Co-Cap: Collaboration on Commercial Capture

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Key facts about this Flexible Funding research project

Institution: University of Sheffield
Department: Mechanical Engineering
Start date: 1st May 2020
Principal investigator: Prof Jon Gibbins, University of Sheffield
Co-Investigators: Dr Stavros Michailos, University of Sheffield
Amount awarded by UKCCSRC: £29,948

Why is this research needed?

Post-combustion CO2 capture (PCC) plants are the basis for a number of full-scale projects in the current wave of UK CCS deployment. Applications actively being considered include multiple gas-fired and biomass power plants, incinerators, refineries and steam-methane reformer retrofits. PCC plants are also widely applicable globally, particularly for retrofit applications.

To date, globally, several large PCC projects have been built, using generally similar approaches. But, because major aspects of design, construction and operational details have been treated as proprietary, so far only very limited knowledge exchange has been able to take place, both from and to the projects.

An approach to enhance knowledge exchange and cost-reduction, particularly for government-supported projects, is to use ‘open-technology’, meaning that the operators of a post-combustion capture (PCC) plant are in full control of the technology used rather than purchasing a ‘black box’ unit. The plant specification will include a design solvent, but the use of improved solvents, proprietary or other, in the future will be facilitated. Operators will also readily be able to work with a range of suppliers and researchers to modify and upgrade the PCC plant hardware when in service, for rapid learning and cost-reduction.

In addition, if a generic, non-proprietary solvent is used as the design solvent then the project becomes ‘open-access’ (OA) so there need be no wide-reaching restrictions on knowledge transfer to and from the project, as has been the case with PCC projects and studies using proprietary solvents. If any intrinsic extra costs of using an open-access solvent arise they are expected to be modest.

The value of an OA approach has been recently highlighted by BEIS in a study on ‘Start-up and Shut-down times of power CCUS facilities‘. Current US DOE FEED study awards include both projects based on proprietary amine based solvents and MEA being used as a non-proprietary, open-access, open technology solution. Extensive details of a FEED study by Bechtel using a non-proprietary solvent are also available on the UKCCSRC website.  For the basis of this study, MEA is to be used for the basis of design, at approximately 35 %wt concentration.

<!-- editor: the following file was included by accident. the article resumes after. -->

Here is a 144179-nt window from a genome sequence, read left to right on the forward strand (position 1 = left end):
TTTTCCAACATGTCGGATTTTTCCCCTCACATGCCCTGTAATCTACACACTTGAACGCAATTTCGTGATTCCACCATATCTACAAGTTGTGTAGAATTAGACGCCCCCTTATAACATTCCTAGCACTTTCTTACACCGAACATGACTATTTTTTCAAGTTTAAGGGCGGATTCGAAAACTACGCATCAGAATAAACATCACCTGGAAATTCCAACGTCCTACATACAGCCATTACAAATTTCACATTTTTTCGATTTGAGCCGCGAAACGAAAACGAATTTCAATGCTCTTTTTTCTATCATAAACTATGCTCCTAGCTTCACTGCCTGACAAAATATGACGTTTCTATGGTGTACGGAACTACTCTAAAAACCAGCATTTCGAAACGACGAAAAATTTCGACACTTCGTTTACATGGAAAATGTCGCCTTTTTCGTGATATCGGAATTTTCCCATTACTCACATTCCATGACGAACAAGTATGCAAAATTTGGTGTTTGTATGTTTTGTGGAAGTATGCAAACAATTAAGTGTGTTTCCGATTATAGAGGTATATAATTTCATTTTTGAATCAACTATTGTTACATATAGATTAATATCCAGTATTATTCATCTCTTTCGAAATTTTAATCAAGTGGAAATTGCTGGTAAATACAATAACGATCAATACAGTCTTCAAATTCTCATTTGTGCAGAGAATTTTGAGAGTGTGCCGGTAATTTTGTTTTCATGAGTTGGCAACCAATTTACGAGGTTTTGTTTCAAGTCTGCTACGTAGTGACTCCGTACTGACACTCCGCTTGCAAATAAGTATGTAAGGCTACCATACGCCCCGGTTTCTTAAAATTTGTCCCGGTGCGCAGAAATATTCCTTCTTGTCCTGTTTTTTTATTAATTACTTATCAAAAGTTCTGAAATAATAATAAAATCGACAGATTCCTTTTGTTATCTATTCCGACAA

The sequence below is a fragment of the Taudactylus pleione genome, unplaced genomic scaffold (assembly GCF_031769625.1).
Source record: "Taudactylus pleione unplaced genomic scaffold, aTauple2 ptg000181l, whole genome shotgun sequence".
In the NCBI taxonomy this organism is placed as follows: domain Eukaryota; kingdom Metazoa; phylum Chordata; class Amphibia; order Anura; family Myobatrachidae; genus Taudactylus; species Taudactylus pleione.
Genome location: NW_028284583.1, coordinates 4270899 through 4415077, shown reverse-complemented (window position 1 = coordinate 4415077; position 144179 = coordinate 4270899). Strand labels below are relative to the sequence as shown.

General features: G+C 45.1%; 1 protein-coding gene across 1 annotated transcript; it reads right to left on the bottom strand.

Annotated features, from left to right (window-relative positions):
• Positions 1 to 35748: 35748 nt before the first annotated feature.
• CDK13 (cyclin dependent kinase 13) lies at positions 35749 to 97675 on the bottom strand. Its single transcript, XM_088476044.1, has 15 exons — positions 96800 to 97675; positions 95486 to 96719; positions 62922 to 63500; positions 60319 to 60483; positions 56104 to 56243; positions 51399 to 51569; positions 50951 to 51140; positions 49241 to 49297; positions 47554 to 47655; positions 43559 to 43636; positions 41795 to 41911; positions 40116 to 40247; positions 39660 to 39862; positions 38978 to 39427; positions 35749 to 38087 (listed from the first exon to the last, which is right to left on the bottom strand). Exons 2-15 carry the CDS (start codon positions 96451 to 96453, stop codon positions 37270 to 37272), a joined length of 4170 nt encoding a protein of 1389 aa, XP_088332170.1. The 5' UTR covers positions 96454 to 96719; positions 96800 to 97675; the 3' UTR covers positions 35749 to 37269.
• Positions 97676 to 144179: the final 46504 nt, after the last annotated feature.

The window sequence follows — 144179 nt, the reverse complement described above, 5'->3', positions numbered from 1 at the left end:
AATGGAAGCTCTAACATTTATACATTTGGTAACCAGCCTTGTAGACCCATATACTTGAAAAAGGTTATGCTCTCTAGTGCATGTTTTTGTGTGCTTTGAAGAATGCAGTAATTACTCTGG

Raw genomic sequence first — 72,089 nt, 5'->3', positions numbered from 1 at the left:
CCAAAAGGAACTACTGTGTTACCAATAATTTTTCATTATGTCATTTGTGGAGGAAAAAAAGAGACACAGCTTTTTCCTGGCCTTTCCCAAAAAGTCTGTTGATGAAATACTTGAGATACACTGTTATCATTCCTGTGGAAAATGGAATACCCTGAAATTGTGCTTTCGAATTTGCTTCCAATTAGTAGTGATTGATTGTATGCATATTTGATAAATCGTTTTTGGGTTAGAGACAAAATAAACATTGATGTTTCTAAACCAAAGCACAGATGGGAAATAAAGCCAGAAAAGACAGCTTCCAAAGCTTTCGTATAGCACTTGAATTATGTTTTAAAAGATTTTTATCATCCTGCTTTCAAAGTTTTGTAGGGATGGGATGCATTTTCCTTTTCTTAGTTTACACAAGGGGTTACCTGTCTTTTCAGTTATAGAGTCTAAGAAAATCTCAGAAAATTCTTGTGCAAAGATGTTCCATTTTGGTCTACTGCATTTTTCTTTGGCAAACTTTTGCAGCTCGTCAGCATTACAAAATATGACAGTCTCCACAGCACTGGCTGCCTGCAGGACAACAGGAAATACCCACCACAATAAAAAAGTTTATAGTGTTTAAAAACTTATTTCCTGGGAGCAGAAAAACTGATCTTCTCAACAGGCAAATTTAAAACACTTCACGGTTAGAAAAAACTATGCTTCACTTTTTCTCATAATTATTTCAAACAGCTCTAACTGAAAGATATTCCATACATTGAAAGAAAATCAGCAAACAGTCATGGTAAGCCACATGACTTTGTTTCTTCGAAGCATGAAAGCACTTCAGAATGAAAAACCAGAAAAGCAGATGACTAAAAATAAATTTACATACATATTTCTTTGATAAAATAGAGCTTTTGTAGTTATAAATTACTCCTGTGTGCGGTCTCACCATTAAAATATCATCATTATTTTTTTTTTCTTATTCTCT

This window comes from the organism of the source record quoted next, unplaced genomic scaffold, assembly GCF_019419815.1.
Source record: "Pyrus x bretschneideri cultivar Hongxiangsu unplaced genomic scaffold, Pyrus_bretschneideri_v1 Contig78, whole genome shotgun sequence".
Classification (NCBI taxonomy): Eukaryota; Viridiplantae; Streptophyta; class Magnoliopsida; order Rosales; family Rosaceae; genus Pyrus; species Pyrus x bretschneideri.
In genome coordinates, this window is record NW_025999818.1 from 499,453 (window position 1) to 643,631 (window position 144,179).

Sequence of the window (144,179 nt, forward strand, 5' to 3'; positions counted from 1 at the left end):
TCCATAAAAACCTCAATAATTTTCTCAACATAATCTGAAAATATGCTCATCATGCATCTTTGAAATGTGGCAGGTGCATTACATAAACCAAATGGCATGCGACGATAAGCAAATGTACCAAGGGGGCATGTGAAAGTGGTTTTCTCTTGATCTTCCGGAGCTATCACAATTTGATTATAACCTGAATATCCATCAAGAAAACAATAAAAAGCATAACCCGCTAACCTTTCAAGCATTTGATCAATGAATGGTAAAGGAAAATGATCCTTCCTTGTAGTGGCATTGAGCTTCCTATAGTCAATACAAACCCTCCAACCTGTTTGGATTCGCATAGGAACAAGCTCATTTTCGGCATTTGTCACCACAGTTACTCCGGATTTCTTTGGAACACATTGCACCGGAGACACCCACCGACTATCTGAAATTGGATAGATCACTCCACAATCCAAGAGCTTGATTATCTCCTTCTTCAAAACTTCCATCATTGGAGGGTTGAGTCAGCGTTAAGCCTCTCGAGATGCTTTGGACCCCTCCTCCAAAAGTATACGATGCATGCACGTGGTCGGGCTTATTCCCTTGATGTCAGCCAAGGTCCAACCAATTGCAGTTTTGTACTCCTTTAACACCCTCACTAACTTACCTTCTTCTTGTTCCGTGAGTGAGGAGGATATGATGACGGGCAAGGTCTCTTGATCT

What does the research hope to achieve?

The team involved in this proposal are linked with both the BEIS and the US DOE FEED studies above and other UK PCC deployment activities and will use funding to build on these studies to cover additional topics of immediate policy and commercial interest, in particular enhanced capture levels (95% and above) for net-zero. Broad dissemination of OA PCC information and discussions between industry and academic experts will also be supported by open workshops and detailed information on the UKCCSRC website. As well as contacts with UK industry the applicants are also able to input to ACT projects on PCC (ALIGN and LAUNCH), to the CCUS Mission Innovation initiative and programmes in China, Mexico and other key UK CCUS partners overseas.

Research updates

This research is ongoing, so the research paper and dataset have not yet been published.

Watch this space as we publish updates on this research in the meantime.